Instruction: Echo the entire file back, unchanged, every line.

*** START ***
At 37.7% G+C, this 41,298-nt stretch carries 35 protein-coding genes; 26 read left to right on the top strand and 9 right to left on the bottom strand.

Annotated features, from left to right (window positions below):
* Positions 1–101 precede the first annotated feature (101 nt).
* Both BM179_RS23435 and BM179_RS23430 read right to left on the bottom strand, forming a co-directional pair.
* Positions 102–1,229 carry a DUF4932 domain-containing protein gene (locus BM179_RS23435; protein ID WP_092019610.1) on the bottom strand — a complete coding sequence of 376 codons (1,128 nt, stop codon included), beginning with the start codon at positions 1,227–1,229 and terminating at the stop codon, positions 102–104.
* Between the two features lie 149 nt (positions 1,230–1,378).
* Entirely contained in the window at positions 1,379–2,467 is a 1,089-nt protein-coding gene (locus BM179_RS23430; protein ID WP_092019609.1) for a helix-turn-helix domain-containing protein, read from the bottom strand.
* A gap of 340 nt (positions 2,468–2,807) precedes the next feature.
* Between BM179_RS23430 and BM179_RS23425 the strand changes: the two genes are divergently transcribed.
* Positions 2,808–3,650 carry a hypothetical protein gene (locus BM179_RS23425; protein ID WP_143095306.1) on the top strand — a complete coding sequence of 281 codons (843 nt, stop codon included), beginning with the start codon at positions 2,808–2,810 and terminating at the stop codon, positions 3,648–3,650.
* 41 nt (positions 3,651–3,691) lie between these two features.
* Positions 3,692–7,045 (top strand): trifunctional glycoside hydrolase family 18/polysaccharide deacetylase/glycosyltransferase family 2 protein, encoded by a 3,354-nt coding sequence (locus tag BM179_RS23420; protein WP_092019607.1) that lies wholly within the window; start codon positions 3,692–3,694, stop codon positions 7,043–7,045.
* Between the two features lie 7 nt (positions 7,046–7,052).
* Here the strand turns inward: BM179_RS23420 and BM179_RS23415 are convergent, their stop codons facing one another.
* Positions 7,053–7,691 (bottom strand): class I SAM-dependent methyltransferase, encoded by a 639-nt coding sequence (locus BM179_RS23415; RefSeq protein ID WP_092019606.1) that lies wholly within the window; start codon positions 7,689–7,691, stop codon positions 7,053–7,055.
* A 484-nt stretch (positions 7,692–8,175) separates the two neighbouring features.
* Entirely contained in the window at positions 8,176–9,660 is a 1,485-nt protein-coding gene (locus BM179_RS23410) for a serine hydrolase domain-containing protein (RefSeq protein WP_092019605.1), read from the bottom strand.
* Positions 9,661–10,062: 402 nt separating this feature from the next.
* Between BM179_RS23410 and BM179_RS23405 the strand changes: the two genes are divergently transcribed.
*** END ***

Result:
At 37.7% G+C, this 41,298-nt stretch carries 35 protein-coding genes; 26 read left to right on the top strand and 9 right to left on the bottom strand.

Annotated features, from left to right (window positions below):
* Positions 1–101 precede the first annotated feature (101 nt).
* Both BM179_RS23435 and BM179_RS23430 read right to left on the bottom strand, forming a co-directional pair.
* Positions 102–1,229 carry a DUF4932 domain-containing protein gene (locus BM179_RS23435; protein ID WP_092019610.1) on the bottom strand — a complete coding sequence of 376 codons (1,128 nt, stop codon included), beginning with the start codon at positions 1,227–1,229 and terminating at the stop codon, positions 102–104.
* Between the two features lie 149 nt (positions 1,230–1,378).
* Entirely contained in the window at positions 1,379–2,467 is a 1,089-nt protein-coding gene (locus BM179_RS23430; protein ID WP_092019609.1) for a helix-turn-helix domain-containing protein, read from the bottom strand.
* A gap of 340 nt (positions 2,468–2,807) precedes the next feature.
* Between BM179_RS23430 and BM179_RS23425 the strand changes: the two genes are divergently transcribed.
* Positions 2,808–3,650 carry a hypothetical protein gene (locus BM179_RS23425; protein ID WP_143095306.1) on the top strand — a complete coding sequence of 281 codons (843 nt, stop codon included), beginning with the start codon at positions 2,808–2,810 and terminating at the stop codon, positions 3,648–3,650.
* 41 nt (positions 3,651–3,691) lie between these two features.
* Positions 3,692–7,045 (top strand): trifunctional glycoside hydrolase family 18/polysaccharide deacetylase/glycosyltransferase family 2 protein, encoded by a 3,354-nt coding sequence (locus tag BM179_RS23420; protein WP_092019607.1) that lies wholly within the window; start codon positions 3,692–3,694, stop codon positions 7,043–7,045.
* Between the two features lie 7 nt (positions 7,046–7,052).
* Here the strand turns inward: BM179_RS23420 and BM179_RS23415 are convergent, their stop codons facing one another.
* Positions 7,053–7,691 (bottom strand): class I SAM-dependent methyltransferase, encoded by a 639-nt coding sequence (locus BM179_RS23415; RefSeq protein ID WP_092019606.1) that lies wholly within the window; start codon positions 7,689–7,691, stop codon positions 7,053–7,055.
* A 484-nt stretch (positions 7,692–8,175) separates the two neighbouring features.
* Entirely contained in the window at positions 8,176–9,660 is a 1,485-nt protein-coding gene (locus BM179_RS23410) for a serine hydrolase domain-containing protein (RefSeq protein WP_092019605.1), read from the bottom strand.
* Positions 9,661–10,062: 402 nt separating this feature from the next.
* Between BM179_RS23410 and BM179_RS23405 the strand changes: the two genes are divergently transcribed.